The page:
Business Planning Guide
Need a business plan but not sure where to start? Then this guide is for you!
We aim to provide you with structured ways of thinking about your business idea, so that you can create a business plan that works for you. Use our business planning tools and advice from experts to help you to develop your business model.
“The business plan turns your business strategy into a roadmap for the business, setting out what your business is and how you plan to run it.”
It is not just a tick-box exercise... Done right, creating a business plan should be a useful exercise to focus your mind and develop a strategy to move your business forward successfully.
When you go through the process of mapping out your business, try to see it as an opportunity to test your ideas, assumptions and strategy. You should start your business planning as early as possible. This will help you avoid fixing on a path that may prove unsuccessful later on.
Mapping out your business
One tool that we use time and again is called a Business Model Canvas. It is essentially a business plan on a page and can provide you with a really clear overview of your business model in a short space of time. Alexander Osterwalder, creator of the Business Model Canvas, recommends mapping out some of your competitors to discover more about your industry and identify any gaps in the marketing that you could take advantage of. This will also help you get to grips with the tool before using it on your own business idea. Take a look at these examples:
The process of generating your business model should give you a more detailed understanding of your customer, distribution channels, partners, revenue streams, costs and your core value proposition. Don’t be afraid to test out different ideas you have and keep revisiting your business model canvas as your business evolves. You might not have all of the answers first time round, so keep updating it as you go.
Where should I start with the Business Model Canvas?
- Take a look at some of the examples of the Business Model Canvas above.
- Click here to download the template and try it for yourself.
- Register your interest for our Starting Up Saturday bootcamps where we will teach you how to use the tool.
- Keep scrolling for advice on producing a formal business plan.
Do I need a formal Business Plan?
A formal business plan is useful when you are looking to get other people involved in your business. You will most likely find that a business plan is a requirement if you are looking for the following:
- A business loan or support from a bank
- Private investment for Venture Capitalists or Angel Investors
In these instances, the external parties will be looking for business viability and profitability, financial forecasts and sound business strategy. Take a look at the dropdown menu below for further explanations on these sections.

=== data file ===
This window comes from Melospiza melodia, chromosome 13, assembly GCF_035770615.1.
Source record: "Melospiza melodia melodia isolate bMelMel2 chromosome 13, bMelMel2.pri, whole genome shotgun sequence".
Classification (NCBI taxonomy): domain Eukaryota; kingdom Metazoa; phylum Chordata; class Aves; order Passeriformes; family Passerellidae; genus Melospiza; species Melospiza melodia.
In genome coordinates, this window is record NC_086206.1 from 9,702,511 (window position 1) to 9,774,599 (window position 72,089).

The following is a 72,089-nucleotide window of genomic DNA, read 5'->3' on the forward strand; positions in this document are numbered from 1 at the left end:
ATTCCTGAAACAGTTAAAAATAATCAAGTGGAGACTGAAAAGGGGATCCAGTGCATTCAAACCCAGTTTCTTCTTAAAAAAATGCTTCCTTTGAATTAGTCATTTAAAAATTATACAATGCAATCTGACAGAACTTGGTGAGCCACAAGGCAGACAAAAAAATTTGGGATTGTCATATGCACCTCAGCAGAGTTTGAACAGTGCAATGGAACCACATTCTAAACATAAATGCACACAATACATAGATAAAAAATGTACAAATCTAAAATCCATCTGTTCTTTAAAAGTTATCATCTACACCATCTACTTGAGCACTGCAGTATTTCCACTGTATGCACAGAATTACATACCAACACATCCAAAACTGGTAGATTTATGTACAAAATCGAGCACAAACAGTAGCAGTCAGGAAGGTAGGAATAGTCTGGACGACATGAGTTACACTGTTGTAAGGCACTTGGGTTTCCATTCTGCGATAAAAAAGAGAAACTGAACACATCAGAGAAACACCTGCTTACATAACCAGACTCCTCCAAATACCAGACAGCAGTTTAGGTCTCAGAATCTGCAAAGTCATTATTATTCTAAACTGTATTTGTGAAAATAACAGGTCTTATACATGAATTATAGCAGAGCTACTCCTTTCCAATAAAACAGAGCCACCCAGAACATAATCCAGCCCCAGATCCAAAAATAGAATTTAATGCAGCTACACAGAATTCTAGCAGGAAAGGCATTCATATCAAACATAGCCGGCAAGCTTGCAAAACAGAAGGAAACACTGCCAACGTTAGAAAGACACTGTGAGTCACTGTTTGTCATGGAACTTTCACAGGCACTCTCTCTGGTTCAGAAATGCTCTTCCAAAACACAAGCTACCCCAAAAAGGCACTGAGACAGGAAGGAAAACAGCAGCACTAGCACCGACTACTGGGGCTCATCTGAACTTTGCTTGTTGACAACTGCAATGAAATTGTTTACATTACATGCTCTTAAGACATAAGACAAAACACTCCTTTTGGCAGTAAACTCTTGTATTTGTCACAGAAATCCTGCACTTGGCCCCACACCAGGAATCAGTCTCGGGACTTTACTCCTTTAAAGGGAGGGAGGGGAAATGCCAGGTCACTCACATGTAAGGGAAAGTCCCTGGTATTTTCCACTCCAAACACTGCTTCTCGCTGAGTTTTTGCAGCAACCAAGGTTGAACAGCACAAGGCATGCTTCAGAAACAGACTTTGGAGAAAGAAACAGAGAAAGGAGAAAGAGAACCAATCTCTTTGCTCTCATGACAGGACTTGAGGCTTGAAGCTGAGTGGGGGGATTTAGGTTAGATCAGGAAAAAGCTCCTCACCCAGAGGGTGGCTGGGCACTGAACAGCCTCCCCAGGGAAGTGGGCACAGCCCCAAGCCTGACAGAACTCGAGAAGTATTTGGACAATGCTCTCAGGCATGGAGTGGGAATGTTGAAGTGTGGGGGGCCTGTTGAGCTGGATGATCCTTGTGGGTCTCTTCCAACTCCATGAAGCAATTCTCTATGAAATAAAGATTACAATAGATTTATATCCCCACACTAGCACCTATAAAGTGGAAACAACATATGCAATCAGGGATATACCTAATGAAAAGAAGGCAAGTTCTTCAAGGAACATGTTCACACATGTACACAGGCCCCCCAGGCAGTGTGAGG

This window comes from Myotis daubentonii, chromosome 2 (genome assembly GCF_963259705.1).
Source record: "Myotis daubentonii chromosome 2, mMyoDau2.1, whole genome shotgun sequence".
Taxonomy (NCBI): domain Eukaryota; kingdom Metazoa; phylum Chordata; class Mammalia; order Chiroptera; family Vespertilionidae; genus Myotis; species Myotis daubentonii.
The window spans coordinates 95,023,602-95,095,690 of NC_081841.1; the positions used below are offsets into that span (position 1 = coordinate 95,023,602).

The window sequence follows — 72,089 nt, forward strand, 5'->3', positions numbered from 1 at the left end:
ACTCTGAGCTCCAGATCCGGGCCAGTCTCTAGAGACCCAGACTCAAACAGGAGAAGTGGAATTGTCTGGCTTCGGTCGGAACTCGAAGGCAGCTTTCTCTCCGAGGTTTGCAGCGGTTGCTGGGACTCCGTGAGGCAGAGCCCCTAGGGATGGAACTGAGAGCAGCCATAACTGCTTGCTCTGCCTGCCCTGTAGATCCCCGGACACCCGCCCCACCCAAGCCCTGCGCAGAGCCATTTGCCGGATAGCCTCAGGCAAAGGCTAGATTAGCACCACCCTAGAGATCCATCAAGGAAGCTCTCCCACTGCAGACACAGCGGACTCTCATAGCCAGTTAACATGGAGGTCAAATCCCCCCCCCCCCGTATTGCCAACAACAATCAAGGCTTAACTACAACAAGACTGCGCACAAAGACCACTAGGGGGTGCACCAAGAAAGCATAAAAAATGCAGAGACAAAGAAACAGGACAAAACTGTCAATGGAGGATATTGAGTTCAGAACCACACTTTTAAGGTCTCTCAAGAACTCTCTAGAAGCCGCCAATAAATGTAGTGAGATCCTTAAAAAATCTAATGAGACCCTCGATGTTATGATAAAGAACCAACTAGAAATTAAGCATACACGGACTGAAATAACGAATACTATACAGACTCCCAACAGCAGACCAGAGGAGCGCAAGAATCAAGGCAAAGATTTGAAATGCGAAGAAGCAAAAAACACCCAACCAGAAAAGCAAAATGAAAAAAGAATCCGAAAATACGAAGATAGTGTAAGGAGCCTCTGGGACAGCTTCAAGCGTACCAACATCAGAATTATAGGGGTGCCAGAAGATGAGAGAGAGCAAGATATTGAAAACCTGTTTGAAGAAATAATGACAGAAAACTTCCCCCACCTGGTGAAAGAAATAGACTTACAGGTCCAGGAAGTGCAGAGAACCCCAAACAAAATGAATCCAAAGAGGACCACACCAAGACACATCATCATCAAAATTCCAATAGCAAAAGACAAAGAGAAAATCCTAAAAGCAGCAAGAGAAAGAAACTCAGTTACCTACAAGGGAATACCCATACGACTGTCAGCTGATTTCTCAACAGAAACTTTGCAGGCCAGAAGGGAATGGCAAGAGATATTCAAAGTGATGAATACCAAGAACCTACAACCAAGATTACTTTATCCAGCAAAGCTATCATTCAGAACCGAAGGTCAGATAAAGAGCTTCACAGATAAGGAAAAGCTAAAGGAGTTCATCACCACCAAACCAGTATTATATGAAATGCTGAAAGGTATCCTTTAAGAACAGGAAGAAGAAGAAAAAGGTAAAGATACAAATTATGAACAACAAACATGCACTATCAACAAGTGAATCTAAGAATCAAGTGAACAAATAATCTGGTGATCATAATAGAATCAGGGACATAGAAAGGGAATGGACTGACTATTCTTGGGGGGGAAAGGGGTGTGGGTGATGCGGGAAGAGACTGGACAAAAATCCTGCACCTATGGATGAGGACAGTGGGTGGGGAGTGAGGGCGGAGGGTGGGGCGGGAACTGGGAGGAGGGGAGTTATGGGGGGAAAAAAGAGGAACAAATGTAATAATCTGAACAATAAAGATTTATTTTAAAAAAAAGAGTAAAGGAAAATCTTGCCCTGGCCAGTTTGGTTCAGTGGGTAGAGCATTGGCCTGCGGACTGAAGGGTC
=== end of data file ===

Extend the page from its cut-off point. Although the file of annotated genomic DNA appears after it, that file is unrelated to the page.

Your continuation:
Questions to ask yourself when writing your business plan:
- Is it personal and unique to you and your business?
- Does it demonstrate your understanding of your industry?
- Do your finances add up and make sense?
- Is all of the information as up-to-date as possible?
Changing and updating your business plan is an essential task, consider who you are writing it for and tailor the information to suit. If you are looking for funding does your business plan need to show how you plan to return the investment? If something in your industry or business context has changed (an event, trend, policy, etc.) do you need to show how that affects your business model?
In the drop down menu below you will find more help and information about the sections you will need to include in your business plan.
Aims & Objectives
Your aims and objectives of your business should be closely linked to the next section of your business plan - your business background and team. What you are looking for here is a unique business story that justifies your motivation for running the business. The aims (where you visualise your business going) and the objectives (how you are going to get there) should relate to your passion for your business and your experience in the area.
To develop your business aims think about a mid- to long-term future and ask yourself:
- Where do I want the business to go?
- How could I improve services/products for my customers?
- What should I focus on for the next (X) amount of time?
Then look at the steps you will need to take to achieve your aim(s). Are they action or resource based, or a combination? Ask yourself questions like:
- Do I need financial investment?
- Do I need to seek specialist expertise or mentorship?
- Do I need to find a premise to run the business from?
- Am I developing a new product or service?
- Do I need a new communication plan to reach customers?
Business Background & Team